Distribution of the cost of console games

Even in the retail space, $30-$40 games can work. Although game publishers and developers may not make as much money as they would in the digital space, it can be compensated by more sales. The major complaint with the current gaming market is the fact that nobody tries new games anymore and people only buy games from franchises that they are familiar with (Call of Duty, Halo, GTA, Nintendo games, etc.). The problem is since games cost too much, people are less willing to risk $60 for a game that they may or may not like while they’ll more likely spend money on something they’re familiar with. Especially now that game developers are implementing anti-used game measurements to games and the digital space doesn’t allow the reselling of games, the risk of buying a game have increased dramatically. If game developers lowered the cost of their games, people would be willing to try out more games, which will increase game sales.

There’s Hope in Digital Distribution…

By this point, there are many complaints that are saying that blockbuster games couldn’t work in this sort of environment because they cost too much money to produce and advertise. Some argue that if publishers were to price their games lower than they are now, developers wouldn’t make enough money to keep producing the blockbuster titles we expect. Although game budgets are a different issue entirely, keep in mind that bigger budgets don’t automatically make games better. Downloadable games such as Braid, Bastion, and The Walking Dead: The Game have rivaled the single-player experiences of retail games by providing more in-depth stories and interesting gameplay mechanics. Multiplayer games such as Minecraft, Team Fortress 2, Tribes Ascend, League of Legends, DOTA 2, and Quake Live have provided more interesting multiplayer and co-op mechanics than many retail games released this generation, and they range in price from free-to-play to $20. Even mobile games such as Temple Run, Words with Friends, and The Pinball Arcade provide many hours of entertainment at affordable prices which many people find to be just as appealing as retail games.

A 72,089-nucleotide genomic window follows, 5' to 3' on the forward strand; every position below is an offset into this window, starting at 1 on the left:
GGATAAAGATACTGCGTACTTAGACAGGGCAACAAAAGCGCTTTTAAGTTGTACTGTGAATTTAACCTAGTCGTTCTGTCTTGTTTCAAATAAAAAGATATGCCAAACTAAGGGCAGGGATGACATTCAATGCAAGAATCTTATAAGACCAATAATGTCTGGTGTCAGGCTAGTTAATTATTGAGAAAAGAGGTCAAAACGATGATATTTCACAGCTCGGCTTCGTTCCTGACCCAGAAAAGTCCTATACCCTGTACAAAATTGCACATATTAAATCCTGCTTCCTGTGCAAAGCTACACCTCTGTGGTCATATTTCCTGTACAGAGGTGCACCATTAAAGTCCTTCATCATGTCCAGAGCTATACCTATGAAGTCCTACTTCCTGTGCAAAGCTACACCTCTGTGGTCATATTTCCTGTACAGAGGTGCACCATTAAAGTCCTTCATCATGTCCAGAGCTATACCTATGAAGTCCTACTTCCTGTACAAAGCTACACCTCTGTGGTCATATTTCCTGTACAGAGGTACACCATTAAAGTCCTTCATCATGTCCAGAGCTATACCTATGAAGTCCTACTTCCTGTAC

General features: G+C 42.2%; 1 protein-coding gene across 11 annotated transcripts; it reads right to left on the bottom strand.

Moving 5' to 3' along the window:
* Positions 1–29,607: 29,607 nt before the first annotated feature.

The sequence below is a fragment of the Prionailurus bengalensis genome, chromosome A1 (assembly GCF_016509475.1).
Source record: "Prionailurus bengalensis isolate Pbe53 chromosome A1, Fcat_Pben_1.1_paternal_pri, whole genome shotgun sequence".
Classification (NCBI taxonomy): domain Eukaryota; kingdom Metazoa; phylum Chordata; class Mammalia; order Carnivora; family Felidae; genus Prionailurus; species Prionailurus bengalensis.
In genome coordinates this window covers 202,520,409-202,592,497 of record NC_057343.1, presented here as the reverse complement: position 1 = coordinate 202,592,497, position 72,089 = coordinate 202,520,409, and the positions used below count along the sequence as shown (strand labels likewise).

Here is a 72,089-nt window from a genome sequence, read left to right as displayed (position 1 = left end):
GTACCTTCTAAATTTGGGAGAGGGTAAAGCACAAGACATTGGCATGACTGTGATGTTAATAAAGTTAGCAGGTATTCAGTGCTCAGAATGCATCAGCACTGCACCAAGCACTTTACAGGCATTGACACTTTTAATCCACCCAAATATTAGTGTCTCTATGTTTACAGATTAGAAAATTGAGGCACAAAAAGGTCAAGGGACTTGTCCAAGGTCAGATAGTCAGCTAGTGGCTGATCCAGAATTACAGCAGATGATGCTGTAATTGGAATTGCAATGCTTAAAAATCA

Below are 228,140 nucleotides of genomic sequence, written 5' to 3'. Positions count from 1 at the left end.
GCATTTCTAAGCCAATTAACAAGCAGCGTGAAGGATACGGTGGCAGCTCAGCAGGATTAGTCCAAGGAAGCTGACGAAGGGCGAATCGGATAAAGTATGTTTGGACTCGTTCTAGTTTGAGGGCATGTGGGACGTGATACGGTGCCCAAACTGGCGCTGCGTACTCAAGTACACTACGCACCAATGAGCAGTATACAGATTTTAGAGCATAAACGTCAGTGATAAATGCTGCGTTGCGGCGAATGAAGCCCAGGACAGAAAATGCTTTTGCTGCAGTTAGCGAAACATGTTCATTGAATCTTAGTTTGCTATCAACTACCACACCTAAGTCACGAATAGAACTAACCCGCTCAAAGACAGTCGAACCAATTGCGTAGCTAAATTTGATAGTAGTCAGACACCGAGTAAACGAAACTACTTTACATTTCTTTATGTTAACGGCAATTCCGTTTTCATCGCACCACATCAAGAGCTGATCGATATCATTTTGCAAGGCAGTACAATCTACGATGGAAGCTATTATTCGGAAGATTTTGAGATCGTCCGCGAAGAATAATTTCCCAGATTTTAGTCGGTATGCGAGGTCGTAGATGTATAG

It’s completely free and it’s one of the biggest games in the world currently

Big budget games don’t need to die, publishers just need to make changes to their direction and business models. The reason why many of these cheaper games succeed is not just their price, but because of their unique gameplay. Because of the risks associated with trying something new, game developers have relied upon copying ideas of other games in order to boost sales of their products (Call of Duty and Uncharted have been popular targets this generation). If games were cheaper, perhaps developers wouldn’t be as afraid to try out new game ideas and developers could have more freedom to innovate within their games. Although it may seem strange to propose lower game prices with the industry transitioning to a new console generation, but not only could it increase game sales, but it cloud bring forth more innovative and unique games, which could be a positive for everyone in the industry, not just consumers.

DLC Woes

Before I begin this discussion, let me start off by saying that there is nothing wrong with downloadable content (DLC). They are similar in concept to the expansion packs PC gamers have been used to for years but usually smaller in scale. If done right, downloadable content can add many hours of gameplay to an existing title. However, DLC does become a problem when it becomes detrimental to the final product, which occurs far more frequently than one might expect.

Recently, game developers have been experimenting with “Season Passes” which give players the ability to purchase all future DLC at once at a price that’s cheaper than buying all of the DLC individually. This may sound good in theory; but it doesn’t always work in practice. The idea of DLC is to expand the experience of a completed game. However, with game developers announcing downloadable content for games before they are even released and launching downloadable content alongside a “full” game, they run the risk of ruining their game’s image.

We know it’s coming, but you don’t need to flaunt it yet

Many people complain about downloadable content because they feel that game developers purposefully cut content from their games in order to sell it later. Although many within the industry dismiss such critiques as nothing more than whining from gamers, these complaints might be more valid than you’d think.